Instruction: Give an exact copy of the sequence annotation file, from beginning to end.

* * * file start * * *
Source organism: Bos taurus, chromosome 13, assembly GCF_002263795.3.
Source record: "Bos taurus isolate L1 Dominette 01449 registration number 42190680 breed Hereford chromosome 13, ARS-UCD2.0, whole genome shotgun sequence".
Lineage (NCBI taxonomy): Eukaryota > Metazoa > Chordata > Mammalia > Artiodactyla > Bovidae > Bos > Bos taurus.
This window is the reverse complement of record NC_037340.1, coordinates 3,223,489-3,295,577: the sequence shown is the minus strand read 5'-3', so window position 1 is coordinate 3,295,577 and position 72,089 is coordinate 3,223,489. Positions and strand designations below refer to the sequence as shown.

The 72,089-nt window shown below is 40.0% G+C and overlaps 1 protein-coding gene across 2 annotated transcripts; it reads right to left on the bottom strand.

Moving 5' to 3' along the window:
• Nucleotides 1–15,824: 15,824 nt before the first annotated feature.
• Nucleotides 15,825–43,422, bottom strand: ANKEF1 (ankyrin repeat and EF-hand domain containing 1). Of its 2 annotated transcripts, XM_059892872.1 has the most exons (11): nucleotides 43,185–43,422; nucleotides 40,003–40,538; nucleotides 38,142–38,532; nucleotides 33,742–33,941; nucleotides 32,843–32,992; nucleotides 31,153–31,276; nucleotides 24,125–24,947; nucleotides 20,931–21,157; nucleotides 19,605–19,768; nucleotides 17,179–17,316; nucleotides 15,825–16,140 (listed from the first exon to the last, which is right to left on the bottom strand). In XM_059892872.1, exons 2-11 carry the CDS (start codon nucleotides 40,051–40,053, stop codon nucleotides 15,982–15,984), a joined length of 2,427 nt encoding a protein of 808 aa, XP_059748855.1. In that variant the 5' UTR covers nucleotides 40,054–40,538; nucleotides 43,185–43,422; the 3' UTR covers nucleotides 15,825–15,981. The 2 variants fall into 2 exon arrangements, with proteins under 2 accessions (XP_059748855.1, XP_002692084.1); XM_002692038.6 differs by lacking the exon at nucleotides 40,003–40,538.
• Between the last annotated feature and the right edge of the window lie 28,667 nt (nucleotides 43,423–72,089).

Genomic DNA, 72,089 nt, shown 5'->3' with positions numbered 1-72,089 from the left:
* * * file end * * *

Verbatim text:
Source organism: Bos taurus, chromosome 13, assembly GCF_002263795.3.
Source record: "Bos taurus isolate L1 Dominette 01449 registration number 42190680 breed Hereford chromosome 13, ARS-UCD2.0, whole genome shotgun sequence".
Lineage (NCBI taxonomy): Eukaryota > Metazoa > Chordata > Mammalia > Artiodactyla > Bovidae > Bos > Bos taurus.
This window is the reverse complement of record NC_037340.1, coordinates 3,223,489-3,295,577: the sequence shown is the minus strand read 5'-3', so window position 1 is coordinate 3,295,577 and position 72,089 is coordinate 3,223,489. Positions and strand designations below refer to the sequence as shown.

The 72,089-nt window shown below is 40.0% G+C and overlaps 1 protein-coding gene across 2 annotated transcripts; it reads right to left on the bottom strand.

Moving 5' to 3' along the window:
• Nucleotides 1–15,824: 15,824 nt before the first annotated feature.
• Nucleotides 15,825–43,422, bottom strand: ANKEF1 (ankyrin repeat and EF-hand domain containing 1). Of its 2 annotated transcripts, XM_059892872.1 has the most exons (11): nucleotides 43,185–43,422; nucleotides 40,003–40,538; nucleotides 38,142–38,532; nucleotides 33,742–33,941; nucleotides 32,843–32,992; nucleotides 31,153–31,276; nucleotides 24,125–24,947; nucleotides 20,931–21,157; nucleotides 19,605–19,768; nucleotides 17,179–17,316; nucleotides 15,825–16,140 (listed from the first exon to the last, which is right to left on the bottom strand). In XM_059892872.1, exons 2-11 carry the CDS (start codon nucleotides 40,051–40,053, stop codon nucleotides 15,982–15,984), a joined length of 2,427 nt encoding a protein of 808 aa, XP_059748855.1. In that variant the 5' UTR covers nucleotides 40,054–40,538; nucleotides 43,185–43,422; the 3' UTR covers nucleotides 15,825–15,981. The 2 variants fall into 2 exon arrangements, with proteins under 2 accessions (XP_059748855.1, XP_002692084.1); XM_002692038.6 differs by lacking the exon at nucleotides 40,003–40,538.
• Between the last annotated feature and the right edge of the window lie 28,667 nt (nucleotides 43,423–72,089).

Genomic DNA, 72,089 nt, shown 5'->3' with positions numbered 1-72,089 from the left: